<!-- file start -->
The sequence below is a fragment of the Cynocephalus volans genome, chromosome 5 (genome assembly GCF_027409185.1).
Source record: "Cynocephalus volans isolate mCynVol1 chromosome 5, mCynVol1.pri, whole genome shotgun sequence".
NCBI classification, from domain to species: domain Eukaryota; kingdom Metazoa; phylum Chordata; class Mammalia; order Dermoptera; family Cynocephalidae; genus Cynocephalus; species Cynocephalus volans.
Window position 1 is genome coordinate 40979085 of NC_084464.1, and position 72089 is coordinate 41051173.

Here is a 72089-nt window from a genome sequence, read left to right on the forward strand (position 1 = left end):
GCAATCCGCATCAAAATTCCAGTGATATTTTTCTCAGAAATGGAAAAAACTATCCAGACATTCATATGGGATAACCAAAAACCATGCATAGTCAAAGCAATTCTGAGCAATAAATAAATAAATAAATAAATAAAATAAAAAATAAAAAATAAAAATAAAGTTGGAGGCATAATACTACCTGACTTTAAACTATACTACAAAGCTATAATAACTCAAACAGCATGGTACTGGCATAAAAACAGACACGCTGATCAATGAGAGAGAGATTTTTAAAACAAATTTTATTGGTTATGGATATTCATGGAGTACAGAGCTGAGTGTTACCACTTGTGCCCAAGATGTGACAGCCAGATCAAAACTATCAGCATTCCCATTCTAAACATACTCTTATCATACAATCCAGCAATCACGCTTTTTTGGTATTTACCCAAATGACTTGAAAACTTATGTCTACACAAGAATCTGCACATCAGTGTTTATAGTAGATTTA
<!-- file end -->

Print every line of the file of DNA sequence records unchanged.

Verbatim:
The sequence below is a fragment of the Cynocephalus volans genome, chromosome 5 (genome assembly GCF_027409185.1).
Source record: "Cynocephalus volans isolate mCynVol1 chromosome 5, mCynVol1.pri, whole genome shotgun sequence".
NCBI classification, from domain to species: domain Eukaryota; kingdom Metazoa; phylum Chordata; class Mammalia; order Dermoptera; family Cynocephalidae; genus Cynocephalus; species Cynocephalus volans.
Window position 1 is genome coordinate 40979085 of NC_084464.1, and position 72089 is coordinate 41051173.

Here is a 72089-nt window from a genome sequence, read left to right on the forward strand (position 1 = left end):
GCAATCCGCATCAAAATTCCAGTGATATTTTTCTCAGAAATGGAAAAAACTATCCAGACATTCATATGGGATAACCAAAAACCATGCATAGTCAAAGCAATTCTGAGCAATAAATAAATAAATAAATAAATAAAATAAAAAATAAAAAATAAAAATAAAGTTGGAGGCATAATACTACCTGACTTTAAACTATACTACAAAGCTATAATAACTCAAACAGCATGGTACTGGCATAAAAACAGACACGCTGATCAATGAGAGAGAGATTTTTAAAACAAATTTTATTGGTTATGGATATTCATGGAGTACAGAGCTGAGTGTTACCACTTGTGCCCAAGATGTGACAGCCAGATCAAAACTATCAGCATTCCCATTCTAAACATACTCTTATCATACAATCCAGCAATCACGCTTTTTTGGTATTTACCCAAATGACTTGAAAACTTATGTCTACACAAGAATCTGCACATCAGTGTTTATAGTAGATTTA